Imagine your room heater running on solar energy on a snowy winter night or switching on your light on sun’s energy on the same night when the local electricity grid failed. Yes, now anything is possible and its time you let your imagination run wild.
There is no doubt about the potent that solar energy holds to solve the planet’s energy needs. It is estimated that the amount of solar energy that the earth’s surface receives is 8000 times more than that of our current energy requirement. As a matter of fact, World’s energy starvation would end if we cover less than 1% of the earth’s surface with solar panels.
So why aren’t we doing it? For one simple reason; solar power is unreliable. Seasonal changes, fluctuating weather conditions and the day-night cycle; each of which implies that solar farms on the surface can never attain the optimum efficiency. Moreover, the areas which are receiving the maximum sunlight consistently throughout the year are least densely populated and it’s not feasible to transport solar energy from deserts to more populated regions.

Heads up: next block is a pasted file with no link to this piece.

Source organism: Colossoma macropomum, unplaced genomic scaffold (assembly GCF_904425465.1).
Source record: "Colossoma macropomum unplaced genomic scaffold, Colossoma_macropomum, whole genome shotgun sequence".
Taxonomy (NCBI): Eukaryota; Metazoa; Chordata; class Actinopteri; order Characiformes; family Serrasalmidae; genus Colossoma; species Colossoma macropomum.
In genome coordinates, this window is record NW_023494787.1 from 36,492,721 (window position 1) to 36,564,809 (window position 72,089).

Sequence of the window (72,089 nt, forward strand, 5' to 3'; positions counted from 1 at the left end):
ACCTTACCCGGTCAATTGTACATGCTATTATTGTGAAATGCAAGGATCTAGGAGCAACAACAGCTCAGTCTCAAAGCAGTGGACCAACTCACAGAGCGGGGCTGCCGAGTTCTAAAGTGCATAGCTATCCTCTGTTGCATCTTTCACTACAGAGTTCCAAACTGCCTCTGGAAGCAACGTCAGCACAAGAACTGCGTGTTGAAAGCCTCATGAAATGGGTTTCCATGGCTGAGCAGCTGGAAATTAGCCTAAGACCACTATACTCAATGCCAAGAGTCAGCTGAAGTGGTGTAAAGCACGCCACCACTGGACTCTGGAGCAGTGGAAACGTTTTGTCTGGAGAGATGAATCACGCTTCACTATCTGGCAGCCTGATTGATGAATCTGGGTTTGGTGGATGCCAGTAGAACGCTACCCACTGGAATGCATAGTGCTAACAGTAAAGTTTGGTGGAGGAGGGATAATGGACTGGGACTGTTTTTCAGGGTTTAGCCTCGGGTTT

This may change in the near future. A former NASA engineer has come up with a brainy quick fix to the problems. John Mankins, former head of advanced concepts studies at NASA has come up with an intriguing concept of “SPS-ALPHA” (Solar Power Satellite via Arbitrarily Large Phased Array). The concept integrates a thousand computers working together in high orbit and capturing sunrays which can then be transmitted back to the earth’s surface to be used as energy.
The most impressive part of the concept is that, it explores new horizons by storing energy initially and later channelling it to desired locations. This feature would help remote and energy deprived and those suffering from any natural calamity.